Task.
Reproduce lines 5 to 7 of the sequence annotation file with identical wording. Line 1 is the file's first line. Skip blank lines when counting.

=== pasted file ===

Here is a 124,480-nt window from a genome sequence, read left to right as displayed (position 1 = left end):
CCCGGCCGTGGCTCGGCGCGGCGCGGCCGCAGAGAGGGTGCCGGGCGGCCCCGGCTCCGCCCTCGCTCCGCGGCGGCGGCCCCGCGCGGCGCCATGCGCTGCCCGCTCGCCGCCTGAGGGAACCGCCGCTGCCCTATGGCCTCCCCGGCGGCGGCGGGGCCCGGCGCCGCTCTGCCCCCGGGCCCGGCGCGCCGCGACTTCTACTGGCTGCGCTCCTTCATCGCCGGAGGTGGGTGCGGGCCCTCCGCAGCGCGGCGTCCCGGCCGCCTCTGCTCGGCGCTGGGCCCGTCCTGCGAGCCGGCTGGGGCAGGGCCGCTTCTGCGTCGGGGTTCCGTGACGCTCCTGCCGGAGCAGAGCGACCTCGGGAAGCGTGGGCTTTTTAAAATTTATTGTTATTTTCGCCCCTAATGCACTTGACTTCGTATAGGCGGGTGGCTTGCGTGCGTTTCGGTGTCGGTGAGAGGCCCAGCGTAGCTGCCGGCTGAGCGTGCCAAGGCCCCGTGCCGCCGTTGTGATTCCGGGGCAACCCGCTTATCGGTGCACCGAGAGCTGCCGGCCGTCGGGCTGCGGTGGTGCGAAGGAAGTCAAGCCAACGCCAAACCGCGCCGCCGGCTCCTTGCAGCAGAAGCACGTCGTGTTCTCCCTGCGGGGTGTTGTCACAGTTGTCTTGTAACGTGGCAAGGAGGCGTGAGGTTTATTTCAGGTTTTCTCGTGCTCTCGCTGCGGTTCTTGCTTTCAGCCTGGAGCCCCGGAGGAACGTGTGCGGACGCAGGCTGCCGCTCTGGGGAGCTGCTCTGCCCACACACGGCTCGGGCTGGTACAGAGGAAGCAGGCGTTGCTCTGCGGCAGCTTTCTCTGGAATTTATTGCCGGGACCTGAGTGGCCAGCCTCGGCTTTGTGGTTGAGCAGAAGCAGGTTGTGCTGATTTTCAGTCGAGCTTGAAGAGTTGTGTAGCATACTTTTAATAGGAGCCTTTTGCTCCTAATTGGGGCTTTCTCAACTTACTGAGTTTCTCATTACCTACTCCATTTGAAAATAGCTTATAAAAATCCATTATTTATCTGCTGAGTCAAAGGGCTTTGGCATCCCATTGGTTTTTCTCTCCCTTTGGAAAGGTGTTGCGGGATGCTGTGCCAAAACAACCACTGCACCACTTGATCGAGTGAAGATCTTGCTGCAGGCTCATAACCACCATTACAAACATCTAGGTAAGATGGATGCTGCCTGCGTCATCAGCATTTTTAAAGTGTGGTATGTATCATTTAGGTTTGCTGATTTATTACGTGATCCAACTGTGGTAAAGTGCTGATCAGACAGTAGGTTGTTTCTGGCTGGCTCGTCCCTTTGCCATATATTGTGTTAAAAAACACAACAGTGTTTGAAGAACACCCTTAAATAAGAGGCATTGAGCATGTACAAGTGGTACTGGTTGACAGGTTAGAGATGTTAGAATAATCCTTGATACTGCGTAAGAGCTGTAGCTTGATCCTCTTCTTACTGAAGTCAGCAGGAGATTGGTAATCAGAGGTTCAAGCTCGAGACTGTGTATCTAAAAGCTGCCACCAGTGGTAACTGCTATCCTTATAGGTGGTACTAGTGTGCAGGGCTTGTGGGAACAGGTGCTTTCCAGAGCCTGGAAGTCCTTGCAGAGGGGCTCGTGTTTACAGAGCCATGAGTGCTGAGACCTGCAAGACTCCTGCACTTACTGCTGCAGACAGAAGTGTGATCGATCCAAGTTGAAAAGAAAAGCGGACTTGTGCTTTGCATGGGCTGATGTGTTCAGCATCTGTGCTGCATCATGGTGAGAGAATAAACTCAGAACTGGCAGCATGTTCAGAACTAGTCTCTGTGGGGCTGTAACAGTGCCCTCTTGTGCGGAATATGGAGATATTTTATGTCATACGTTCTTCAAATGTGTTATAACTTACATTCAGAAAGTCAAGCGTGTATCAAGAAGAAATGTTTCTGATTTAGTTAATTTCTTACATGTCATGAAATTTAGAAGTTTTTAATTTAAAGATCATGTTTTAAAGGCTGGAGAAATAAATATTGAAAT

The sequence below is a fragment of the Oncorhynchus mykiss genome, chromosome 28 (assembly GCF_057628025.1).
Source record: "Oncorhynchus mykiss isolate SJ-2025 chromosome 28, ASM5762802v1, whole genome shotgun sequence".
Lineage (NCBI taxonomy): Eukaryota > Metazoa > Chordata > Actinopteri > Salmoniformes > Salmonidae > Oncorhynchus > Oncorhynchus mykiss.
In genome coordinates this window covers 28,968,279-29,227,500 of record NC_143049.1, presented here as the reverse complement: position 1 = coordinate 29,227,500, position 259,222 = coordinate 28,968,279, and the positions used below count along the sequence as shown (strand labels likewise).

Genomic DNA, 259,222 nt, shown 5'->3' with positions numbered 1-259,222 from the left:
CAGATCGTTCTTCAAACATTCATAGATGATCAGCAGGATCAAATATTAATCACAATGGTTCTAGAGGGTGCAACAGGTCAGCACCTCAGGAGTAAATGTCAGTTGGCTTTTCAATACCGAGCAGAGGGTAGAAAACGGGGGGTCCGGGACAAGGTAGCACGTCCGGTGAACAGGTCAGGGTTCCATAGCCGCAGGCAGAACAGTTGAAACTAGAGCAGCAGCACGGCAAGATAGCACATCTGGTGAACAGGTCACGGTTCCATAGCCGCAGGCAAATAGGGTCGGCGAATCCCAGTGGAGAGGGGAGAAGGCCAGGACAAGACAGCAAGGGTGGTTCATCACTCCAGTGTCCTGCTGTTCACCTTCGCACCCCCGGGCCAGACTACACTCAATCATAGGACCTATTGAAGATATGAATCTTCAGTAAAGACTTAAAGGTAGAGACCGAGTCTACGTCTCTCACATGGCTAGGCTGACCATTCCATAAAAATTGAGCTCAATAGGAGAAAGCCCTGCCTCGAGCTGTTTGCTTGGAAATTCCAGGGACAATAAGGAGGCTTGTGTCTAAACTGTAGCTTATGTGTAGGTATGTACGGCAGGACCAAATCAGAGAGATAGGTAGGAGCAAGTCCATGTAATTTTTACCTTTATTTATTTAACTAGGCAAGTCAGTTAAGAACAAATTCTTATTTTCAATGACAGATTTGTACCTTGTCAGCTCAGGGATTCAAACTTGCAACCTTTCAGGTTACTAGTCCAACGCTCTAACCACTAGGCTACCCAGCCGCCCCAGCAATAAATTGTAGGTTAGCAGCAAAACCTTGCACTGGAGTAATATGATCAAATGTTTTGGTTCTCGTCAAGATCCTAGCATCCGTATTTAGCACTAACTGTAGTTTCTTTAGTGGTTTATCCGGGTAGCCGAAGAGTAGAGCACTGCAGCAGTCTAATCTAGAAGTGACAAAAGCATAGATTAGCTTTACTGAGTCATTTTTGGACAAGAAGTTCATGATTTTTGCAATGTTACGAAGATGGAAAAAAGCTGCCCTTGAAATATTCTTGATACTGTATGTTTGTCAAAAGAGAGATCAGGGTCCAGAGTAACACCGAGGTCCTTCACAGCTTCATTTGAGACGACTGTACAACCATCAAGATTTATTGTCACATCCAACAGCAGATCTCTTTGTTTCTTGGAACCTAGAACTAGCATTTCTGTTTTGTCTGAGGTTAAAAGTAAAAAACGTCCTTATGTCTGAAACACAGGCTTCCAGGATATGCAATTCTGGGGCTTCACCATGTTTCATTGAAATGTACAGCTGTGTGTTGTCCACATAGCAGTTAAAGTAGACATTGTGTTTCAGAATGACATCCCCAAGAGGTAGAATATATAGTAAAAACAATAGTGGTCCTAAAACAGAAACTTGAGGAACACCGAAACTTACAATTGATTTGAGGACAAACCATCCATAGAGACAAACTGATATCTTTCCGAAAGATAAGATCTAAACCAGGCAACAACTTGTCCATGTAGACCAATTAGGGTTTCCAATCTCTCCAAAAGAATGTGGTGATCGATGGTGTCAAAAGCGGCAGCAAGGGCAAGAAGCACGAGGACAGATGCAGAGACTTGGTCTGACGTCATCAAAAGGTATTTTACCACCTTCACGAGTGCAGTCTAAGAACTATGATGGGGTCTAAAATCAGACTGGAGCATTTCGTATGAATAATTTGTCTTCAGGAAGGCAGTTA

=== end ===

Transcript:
Lineage (NCBI taxonomy): Eukaryota > Metazoa > Chordata > Actinopteri > Salmoniformes > Salmonidae > Oncorhynchus > Oncorhynchus mykiss.
In genome coordinates this window covers 28,968,279-29,227,500 of record NC_143049.1, presented here as the reverse complement: position 1 = coordinate 29,227,500, position 259,222 = coordinate 28,968,279, and the positions used below count along the sequence as shown (strand labels likewise).

Genomic DNA, 259,222 nt, shown 5'->3' with positions numbered 1-259,222 from the left: